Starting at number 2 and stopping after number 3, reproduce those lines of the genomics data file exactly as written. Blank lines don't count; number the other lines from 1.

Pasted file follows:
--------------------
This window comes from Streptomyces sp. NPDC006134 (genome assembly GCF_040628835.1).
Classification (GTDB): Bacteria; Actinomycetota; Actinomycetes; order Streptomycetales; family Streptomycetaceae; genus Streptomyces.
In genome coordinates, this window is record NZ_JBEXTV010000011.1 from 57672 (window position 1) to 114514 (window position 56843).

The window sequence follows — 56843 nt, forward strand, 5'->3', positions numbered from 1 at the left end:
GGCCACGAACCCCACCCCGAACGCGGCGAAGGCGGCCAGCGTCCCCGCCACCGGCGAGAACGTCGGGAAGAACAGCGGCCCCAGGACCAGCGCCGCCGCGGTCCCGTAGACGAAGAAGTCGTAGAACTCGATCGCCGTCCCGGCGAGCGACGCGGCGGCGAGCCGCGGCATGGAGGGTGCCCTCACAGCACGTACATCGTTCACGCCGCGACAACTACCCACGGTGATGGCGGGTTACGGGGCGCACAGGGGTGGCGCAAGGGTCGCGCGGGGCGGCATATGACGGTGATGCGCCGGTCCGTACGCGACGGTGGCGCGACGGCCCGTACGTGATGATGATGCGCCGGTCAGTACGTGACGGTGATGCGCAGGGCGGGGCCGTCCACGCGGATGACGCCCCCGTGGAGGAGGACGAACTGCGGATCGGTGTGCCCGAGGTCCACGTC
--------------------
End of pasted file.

Classification (GTDB): Bacteria; Actinomycetota; Actinomycetes; order Streptomycetales; family Streptomycetaceae; genus Streptomyces.
In genome coordinates, this window is record NZ_JBEXTV010000011.1 from 57672 (window position 1) to 114514 (window position 56843).